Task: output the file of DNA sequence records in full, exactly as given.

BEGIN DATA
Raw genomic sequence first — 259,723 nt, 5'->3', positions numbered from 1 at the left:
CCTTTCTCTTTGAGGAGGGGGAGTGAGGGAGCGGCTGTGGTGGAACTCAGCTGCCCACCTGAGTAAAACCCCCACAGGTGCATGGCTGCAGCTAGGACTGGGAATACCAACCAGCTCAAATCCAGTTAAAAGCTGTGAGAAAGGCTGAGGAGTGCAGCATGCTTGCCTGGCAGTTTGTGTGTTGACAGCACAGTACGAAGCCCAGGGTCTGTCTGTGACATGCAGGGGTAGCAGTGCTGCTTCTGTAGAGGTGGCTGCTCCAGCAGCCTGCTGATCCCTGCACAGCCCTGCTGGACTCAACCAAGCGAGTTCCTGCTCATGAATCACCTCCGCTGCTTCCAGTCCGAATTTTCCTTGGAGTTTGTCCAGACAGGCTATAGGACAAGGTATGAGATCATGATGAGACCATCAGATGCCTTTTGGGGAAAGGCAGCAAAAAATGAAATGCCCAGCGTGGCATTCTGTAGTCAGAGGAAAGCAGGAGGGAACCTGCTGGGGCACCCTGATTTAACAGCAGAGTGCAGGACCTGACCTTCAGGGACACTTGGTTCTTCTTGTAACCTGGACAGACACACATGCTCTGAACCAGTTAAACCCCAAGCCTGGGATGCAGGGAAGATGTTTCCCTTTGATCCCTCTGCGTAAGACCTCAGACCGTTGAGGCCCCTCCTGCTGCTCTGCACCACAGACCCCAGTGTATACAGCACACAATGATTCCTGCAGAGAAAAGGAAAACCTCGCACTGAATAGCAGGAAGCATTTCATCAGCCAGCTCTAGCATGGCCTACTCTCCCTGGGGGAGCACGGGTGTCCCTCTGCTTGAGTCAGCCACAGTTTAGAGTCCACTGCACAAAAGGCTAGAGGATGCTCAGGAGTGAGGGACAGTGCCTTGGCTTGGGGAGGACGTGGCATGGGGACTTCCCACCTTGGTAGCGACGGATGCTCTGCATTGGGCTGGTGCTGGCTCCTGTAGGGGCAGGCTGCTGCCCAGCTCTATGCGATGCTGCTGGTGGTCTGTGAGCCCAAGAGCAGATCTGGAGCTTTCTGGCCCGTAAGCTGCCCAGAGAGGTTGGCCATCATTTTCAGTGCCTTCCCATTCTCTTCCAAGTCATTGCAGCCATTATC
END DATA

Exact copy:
Raw genomic sequence first — 259,723 nt, 5'->3', positions numbered from 1 at the left:
CCTTTCTCTTTGAGGAGGGGGAGTGAGGGAGCGGCTGTGGTGGAACTCAGCTGCCCACCTGAGTAAAACCCCCACAGGTGCATGGCTGCAGCTAGGACTGGGAATACCAACCAGCTCAAATCCAGTTAAAAGCTGTGAGAAAGGCTGAGGAGTGCAGCATGCTTGCCTGGCAGTTTGTGTGTTGACAGCACAGTACGAAGCCCAGGGTCTGTCTGTGACATGCAGGGGTAGCAGTGCTGCTTCTGTAGAGGTGGCTGCTCCAGCAGCCTGCTGATCCCTGCACAGCCCTGCTGGACTCAACCAAGCGAGTTCCTGCTCATGAATCACCTCCGCTGCTTCCAGTCCGAATTTTCCTTGGAGTTTGTCCAGACAGGCTATAGGACAAGGTATGAGATCATGATGAGACCATCAGATGCCTTTTGGGGAAAGGCAGCAAAAAATGAAATGCCCAGCGTGGCATTCTGTAGTCAGAGGAAAGCAGGAGGGAACCTGCTGGGGCACCCTGATTTAACAGCAGAGTGCAGGACCTGACCTTCAGGGACACTTGGTTCTTCTTGTAACCTGGACAGACACACATGCTCTGAACCAGTTAAACCCCAAGCCTGGGATGCAGGGAAGATGTTTCCCTTTGATCCCTCTGCGTAAGACCTCAGACCGTTGAGGCCCCTCCTGCTGCTCTGCACCACAGACCCCAGTGTATACAGCACACAATGATTCCTGCAGAGAAAAGGAAAACCTCGCACTGAATAGCAGGAAGCATTTCATCAGCCAGCTCTAGCATGGCCTACTCTCCCTGGGGGAGCACGGGTGTCCCTCTGCTTGAGTCAGCCACAGTTTAGAGTCCACTGCACAAAAGGCTAGAGGATGCTCAGGAGTGAGGGACAGTGCCTTGGCTTGGGGAGGACGTGGCATGGGGACTTCCCACCTTGGTAGCGACGGATGCTCTGCATTGGGCTGGTGCTGGCTCCTGTAGGGGCAGGCTGCTGCCCAGCTCTATGCGATGCTGCTGGTGGTCTGTGAGCCCAAGAGCAGATCTGGAGCTTTCTGGCCCGTAAGCTGCCCAGAGAGGTTGGCCATCATTTTCAGTGCCTTCCCATTCTCTTCCAAGTCATTGCAGCCATTATC